NAIROBI, Kenya, Mar 30 – Businesses operating in Kenya are optimistic of making higher returns in 2010 as economic conditions continue to improve, a new research revealed on Tuesday.
A Business Leaders Confidence Index released by Synovate Research shows that 67 out of 100 chief executives and directors of leading companies were optimistic of the days ahead being better than 2009.
Addressing journalists during the release of the survey, Synovate Group Managing Director George Waititu attributed this to declining effects of drought and the global economic crisis that suppressed business growth over the last two years.
“The fact that the global recession is no longer a major factor generates a lot of confidence and it’s out of that business leaders make certain decisions to grow their business,” Mr Waititu said.
With the arrival of three sets of fibre optic cables onto the Kenyan shores, belief by the ICT and telecommunication sector to grow is highest with 80 percent of those interviewed expressing optimism. The tourism sector is also poised for better things in 2010 going forward.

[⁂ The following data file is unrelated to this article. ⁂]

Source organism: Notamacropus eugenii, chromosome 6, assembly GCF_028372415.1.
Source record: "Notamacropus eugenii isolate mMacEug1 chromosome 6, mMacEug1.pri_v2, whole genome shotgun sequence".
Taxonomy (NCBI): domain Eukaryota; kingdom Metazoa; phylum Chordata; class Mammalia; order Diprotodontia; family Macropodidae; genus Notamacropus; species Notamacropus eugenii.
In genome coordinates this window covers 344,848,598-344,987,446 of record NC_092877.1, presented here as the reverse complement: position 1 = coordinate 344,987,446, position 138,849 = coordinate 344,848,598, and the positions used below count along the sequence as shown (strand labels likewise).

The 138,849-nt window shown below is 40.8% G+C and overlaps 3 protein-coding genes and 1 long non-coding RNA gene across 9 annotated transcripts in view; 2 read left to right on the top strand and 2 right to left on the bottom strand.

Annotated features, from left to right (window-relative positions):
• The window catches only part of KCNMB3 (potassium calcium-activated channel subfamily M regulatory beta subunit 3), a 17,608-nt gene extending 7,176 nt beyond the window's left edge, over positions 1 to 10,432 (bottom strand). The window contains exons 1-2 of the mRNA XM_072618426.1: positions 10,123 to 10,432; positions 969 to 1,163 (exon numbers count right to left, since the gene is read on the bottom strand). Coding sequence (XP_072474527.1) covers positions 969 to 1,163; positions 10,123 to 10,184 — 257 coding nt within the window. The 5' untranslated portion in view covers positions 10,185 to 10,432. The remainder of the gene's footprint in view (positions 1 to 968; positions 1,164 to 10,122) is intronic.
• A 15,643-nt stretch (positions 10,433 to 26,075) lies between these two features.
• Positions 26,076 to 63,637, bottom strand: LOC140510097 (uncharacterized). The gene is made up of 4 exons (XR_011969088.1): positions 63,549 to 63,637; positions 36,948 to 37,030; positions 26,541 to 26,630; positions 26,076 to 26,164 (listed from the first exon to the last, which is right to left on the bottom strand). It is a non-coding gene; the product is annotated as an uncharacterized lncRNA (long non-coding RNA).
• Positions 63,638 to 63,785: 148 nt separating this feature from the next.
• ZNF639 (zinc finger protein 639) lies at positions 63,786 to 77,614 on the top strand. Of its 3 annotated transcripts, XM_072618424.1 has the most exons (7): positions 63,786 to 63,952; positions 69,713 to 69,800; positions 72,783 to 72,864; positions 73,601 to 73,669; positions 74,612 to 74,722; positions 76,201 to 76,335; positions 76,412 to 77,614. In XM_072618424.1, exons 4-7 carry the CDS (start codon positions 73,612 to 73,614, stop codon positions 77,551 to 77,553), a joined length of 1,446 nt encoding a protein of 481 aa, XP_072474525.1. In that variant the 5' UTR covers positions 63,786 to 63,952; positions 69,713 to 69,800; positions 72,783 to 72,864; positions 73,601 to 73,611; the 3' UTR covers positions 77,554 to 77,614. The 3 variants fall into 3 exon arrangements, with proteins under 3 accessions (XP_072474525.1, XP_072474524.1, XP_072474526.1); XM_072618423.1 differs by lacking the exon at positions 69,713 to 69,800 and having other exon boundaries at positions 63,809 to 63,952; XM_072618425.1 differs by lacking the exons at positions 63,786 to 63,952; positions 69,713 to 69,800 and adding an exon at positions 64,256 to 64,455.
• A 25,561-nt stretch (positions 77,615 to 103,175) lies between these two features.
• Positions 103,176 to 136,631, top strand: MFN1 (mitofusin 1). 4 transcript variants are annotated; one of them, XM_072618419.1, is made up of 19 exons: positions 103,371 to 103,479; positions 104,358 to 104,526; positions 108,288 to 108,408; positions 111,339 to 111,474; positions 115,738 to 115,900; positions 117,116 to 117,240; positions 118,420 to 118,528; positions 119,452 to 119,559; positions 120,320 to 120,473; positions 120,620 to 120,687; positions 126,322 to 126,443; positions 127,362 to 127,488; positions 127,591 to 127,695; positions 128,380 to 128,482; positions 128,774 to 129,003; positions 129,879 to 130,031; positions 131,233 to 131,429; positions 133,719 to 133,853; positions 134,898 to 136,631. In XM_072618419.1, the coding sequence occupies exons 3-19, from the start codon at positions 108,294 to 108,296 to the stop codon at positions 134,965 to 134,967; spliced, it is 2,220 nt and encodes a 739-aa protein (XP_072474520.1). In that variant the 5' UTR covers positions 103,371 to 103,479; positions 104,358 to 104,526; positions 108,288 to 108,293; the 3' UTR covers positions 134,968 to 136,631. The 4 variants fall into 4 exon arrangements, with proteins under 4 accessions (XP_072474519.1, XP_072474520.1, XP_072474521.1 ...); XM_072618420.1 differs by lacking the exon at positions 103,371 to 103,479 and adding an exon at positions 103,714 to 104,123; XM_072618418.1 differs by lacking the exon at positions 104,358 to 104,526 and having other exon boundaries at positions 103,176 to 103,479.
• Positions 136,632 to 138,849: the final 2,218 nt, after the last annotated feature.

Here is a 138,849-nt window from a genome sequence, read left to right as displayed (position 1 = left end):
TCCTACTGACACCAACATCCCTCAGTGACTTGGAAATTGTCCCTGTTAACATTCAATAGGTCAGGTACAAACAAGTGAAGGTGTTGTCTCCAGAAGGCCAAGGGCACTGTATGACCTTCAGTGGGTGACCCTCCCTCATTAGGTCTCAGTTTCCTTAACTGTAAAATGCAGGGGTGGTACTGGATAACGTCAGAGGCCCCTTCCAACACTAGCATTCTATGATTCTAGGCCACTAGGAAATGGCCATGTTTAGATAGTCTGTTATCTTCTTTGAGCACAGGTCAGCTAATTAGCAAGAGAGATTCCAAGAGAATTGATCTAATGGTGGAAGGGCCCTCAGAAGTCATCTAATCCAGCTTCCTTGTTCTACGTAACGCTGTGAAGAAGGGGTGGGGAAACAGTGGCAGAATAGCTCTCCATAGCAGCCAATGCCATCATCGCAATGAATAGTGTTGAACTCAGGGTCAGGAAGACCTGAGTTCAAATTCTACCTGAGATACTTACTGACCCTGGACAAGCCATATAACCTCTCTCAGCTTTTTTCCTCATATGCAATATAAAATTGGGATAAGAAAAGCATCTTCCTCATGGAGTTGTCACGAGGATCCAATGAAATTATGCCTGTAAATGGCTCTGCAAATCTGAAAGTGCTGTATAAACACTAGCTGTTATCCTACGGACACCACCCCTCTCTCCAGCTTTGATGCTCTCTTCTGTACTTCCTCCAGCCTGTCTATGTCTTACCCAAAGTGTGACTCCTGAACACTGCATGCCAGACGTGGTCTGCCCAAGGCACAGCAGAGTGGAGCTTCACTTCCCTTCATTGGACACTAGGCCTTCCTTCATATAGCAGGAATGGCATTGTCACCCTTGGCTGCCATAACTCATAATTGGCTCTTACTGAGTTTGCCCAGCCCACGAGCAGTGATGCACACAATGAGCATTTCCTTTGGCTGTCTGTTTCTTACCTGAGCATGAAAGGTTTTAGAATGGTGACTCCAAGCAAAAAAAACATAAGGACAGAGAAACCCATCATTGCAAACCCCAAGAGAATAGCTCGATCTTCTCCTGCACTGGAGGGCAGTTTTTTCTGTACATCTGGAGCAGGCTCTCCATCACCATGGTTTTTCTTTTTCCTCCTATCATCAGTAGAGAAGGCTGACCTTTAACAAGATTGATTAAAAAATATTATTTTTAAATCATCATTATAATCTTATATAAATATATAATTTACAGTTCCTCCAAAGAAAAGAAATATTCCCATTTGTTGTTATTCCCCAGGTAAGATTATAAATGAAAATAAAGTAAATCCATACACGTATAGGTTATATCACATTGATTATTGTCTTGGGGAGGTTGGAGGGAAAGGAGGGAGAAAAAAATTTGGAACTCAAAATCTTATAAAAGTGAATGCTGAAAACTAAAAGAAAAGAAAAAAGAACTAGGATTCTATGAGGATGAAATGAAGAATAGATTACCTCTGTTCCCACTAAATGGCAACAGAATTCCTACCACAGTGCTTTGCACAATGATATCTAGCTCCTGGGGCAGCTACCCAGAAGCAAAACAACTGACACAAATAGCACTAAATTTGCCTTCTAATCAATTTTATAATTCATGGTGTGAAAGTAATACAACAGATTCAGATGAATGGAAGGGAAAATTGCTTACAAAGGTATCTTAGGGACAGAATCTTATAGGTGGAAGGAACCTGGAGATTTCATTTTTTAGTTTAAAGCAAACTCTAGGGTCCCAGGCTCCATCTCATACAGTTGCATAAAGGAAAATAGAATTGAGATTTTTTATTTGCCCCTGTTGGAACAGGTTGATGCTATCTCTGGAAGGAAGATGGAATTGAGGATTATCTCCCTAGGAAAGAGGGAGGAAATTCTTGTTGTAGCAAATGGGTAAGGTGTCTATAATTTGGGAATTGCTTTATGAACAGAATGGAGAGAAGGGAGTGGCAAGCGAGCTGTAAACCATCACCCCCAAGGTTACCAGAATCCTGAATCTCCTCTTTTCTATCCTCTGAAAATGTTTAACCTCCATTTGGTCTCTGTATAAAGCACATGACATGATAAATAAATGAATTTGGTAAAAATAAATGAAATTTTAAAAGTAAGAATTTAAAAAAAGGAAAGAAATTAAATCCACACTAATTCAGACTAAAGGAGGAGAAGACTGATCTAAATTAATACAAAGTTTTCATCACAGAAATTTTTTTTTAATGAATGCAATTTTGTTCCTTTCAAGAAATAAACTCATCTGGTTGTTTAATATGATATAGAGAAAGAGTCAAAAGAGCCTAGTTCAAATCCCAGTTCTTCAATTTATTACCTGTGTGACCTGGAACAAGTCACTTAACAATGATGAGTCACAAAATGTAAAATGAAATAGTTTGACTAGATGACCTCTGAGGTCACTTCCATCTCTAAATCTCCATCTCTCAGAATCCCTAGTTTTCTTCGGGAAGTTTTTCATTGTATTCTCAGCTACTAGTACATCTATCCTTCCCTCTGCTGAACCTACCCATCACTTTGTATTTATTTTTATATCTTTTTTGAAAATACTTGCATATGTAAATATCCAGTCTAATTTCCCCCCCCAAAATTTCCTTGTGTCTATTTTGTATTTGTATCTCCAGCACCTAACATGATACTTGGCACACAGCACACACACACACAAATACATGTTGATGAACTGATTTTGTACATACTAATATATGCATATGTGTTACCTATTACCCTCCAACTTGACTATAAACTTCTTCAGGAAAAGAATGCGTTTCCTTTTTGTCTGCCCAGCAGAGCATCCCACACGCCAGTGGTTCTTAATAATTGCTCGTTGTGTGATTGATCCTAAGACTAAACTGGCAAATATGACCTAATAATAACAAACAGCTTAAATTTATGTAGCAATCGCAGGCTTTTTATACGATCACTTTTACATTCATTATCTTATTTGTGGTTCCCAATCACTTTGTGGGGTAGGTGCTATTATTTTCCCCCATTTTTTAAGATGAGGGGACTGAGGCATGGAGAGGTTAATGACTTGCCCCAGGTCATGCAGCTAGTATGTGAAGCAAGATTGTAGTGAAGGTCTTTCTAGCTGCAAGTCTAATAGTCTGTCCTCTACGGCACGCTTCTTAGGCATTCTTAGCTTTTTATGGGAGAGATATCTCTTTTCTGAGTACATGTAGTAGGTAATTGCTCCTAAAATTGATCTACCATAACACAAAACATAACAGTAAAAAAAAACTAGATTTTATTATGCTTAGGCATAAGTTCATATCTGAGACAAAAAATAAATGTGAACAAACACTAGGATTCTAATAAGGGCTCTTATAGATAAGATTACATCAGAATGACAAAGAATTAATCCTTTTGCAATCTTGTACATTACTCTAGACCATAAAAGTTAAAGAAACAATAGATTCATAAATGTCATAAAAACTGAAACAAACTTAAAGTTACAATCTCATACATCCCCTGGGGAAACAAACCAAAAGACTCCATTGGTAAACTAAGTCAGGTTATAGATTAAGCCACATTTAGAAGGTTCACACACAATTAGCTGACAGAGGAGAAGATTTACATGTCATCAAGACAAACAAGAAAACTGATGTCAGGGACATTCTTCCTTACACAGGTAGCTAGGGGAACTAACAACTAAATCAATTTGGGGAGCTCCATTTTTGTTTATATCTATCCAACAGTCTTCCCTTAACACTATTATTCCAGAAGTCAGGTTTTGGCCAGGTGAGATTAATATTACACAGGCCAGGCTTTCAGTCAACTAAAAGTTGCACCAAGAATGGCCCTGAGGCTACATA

Mr Waititu said the business leaders pointed out stable Interest rates as well as the Central Bank’s role of keeping the cost of credit low as indicators of stable environment.
He indicated that most leaders were aligning themselves with the disbursement of the Economic Stimulus Package in an effort of growing their business.
Following the increased optimism, companies were said to be employing new strategies such as expansion and product diversification, which will have a positive impact on the economy.
“As many as 66 percent said they would be introducing new products with 47 percent of them seeking to expand their business in the East African market,” he said.
This comes as a sharp contrast to a similar survey carried out by the firm in 2008/2009, which showed most companies were opting to either restructure, cut costs and or cut back on capital spending or a combination of all three.
Political instability however remains a major deterrent to future prospects with as many as 76 expressing their concern over the current political climate.
“I think there is need for our political leaders to cut down on their speech which, whether you like it or not, has major impact on business activities in Kenya,” Kenya Private Sector Alliance Chairman Patrick Obath, who was present, said.